More than four years after retiring from the pinnacle of professional roadracing with a debilitating shoulder injury, former MotoGP race winner and 2009 World Superbike Champion Ben Spies is making plans to try his hand at national off-road competition.

Spies intends to contest the entire nine-round 2018 Kenda AMA National Enduro Series. The 33-year-old Texan also aims to hit several stops on the Kenda Full Gas Sprint Enduro calendar, as well as an ISDE qualifier with the outside hope of making the USA club team.

Asked why he decided to make such a serious racing commitment, Spies replied, “Why not? It was really tough after I retired. Unless you’ve been a racer from a young age, like I was, you don’t really understand what’s it’s like to have something like that taken away from you.

"After a while, I bought a bike and started riding with my cousin, just to see what my shoulder could take. I got to the point where I realized I could ride for two days as hard as I wanted. My right shoulder is probably 70 percent, but I know I can hold on to the bike."

Ben Spies, KTM, enduro, MotoGP, World Superbike
Ben Spies relaxes after a training ride in Texas with his daughter, Lyla.Photo by Alec Dare

The three-time AMA Superbike champion recently purchased a new motorhome and a small enclosed trailer to haul his brace of 2018 KTM 300 XCs, riding gear, and spares. “It’s not cheap—like a good WERA effort,” he said, recalling his teenage club-roadracing days.

Spies will enter the new “entry-level” Pro2 class, which slots between Pro1 and Expert-AA. “Pro2 is right up my alley,” he said. “If I can get through the year without any injuries, I feel like I can challenge for two or three more years and maybe give something back to the sport.”

In preparation, Spies has been riding several days a week, mostly on family land in Texas. This past October, he finished second overall in the Crosstimbers Enduro in Oklahoma City, the penultimate round of the regional Blackjack Enduro Championship. Steve Leivan will maintain his racebike.

“I’m smart enough to know that MotoGP and World Superbike are impossible, but I love riding dirt bikes,” he said. “I’m not Jean-Michel Bayle, but I really enjoy it. I’d like to see what I can do. I can travel the country again, not like when I was 18 or 20, but with my family.”

Provisional 2018 Kenda AMA National Enduro Schedule

Feb. 4—Sumter, South Carolina

March 4—Forest Hill, Louisiana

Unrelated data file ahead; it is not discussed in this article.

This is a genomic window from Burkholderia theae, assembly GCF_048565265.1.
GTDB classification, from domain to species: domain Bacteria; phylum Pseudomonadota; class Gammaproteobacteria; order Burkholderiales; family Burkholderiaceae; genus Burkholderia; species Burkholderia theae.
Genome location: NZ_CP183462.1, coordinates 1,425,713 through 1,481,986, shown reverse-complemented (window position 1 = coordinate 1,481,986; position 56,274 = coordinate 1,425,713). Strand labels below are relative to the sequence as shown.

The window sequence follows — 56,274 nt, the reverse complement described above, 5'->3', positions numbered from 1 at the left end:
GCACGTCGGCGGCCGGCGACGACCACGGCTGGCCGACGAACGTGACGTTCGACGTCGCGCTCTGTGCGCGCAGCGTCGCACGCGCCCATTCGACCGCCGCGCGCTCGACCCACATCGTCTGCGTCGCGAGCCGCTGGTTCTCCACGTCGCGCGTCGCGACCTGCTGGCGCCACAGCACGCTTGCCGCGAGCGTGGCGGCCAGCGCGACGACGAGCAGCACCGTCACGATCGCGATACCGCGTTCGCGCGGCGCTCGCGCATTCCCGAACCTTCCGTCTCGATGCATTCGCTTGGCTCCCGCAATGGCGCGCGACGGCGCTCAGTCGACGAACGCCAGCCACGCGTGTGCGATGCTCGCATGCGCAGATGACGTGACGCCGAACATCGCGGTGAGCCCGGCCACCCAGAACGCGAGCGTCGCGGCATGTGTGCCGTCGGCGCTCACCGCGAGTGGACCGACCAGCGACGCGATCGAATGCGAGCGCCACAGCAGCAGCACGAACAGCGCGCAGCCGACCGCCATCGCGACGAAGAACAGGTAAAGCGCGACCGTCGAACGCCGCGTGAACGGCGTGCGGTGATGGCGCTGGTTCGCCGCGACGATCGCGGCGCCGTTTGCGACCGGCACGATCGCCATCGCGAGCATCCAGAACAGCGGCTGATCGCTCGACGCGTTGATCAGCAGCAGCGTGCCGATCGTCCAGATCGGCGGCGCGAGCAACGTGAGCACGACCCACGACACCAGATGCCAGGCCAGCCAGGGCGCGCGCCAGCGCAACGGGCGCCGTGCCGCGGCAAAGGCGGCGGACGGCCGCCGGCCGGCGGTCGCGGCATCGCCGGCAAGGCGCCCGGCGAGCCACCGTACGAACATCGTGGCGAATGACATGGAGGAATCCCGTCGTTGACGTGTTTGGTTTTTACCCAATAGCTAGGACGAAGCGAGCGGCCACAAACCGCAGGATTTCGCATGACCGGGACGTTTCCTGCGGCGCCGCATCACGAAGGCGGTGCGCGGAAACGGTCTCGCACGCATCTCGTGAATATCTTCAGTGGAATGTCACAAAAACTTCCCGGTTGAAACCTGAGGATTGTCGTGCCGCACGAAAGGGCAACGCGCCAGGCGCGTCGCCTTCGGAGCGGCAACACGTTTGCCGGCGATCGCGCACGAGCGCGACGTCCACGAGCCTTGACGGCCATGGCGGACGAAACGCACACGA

April 15—Lynnville, Indiana

May 6—Arrington, Virginia

June 3—Greensboro, Georgia

July 22—Cross Fork, Pennsylvania

Aug 26—Chandlersville, Ohio

Sept. 9—Marquette, Michigan

Sept. 23—Matthews, Indiana

For some time, rumors have been circulating that Spies would return to roadracing in the Wayne Rainey-led MotoAmerica Series on an ex-World Superbike factory Ducati Panigale. Spies did, in fact, consider that option.

He even tested a Superstock-spec Kawasaki ZX-10R at Motorsport Ranch, a members-only track in Cresson, Texas. "I rode the bike and it felt good," he said. "A buddy of mine, an old CMRA friend, lined it up for me. There were only five guys out there."

Spies said the first few laps felt like he was, “out in left field. I thought, ‘Can I even drag my knee again?’ But after 25 laps, I was back where I needed to be. Anything more than that would just have been bragging rights.

“At first, everything was happening so fast. I was back up to 120 mph after spending a lot of time in tight woods in first and second gear. Feeling the bike shaking and twisting while accelerating was really fun.

“I would have to ride a lot more to go back to the ‘kill zone,’ which is what I always called it,” Spies added. “Everything doesn’t happen in one day, but I was where I needed to be if I was going to move forward and make this thing happen.”

Spies reached out to longtime crew chief Tom Houseworth and several former mechanics—at least one of whom is currently working in MotoGP—but backing sufficient for the 10-round championship failed to materialize.

“If such a thing was going to happen, I would have my former guys with me at the track, but it never got past talks,” he said. “My past personal sponsors—Alpinestars, HJC, and Specialized—were on board. My stuff was together if I needed to be ready.

“I was taking it seriously. I had been training a little bit already, what with the enduro stuff. I was at a fitness level—basic upkeep—that if I decided to go back to roadracing or try enduro, I could be ready to go by February. I still have the drive to ride.”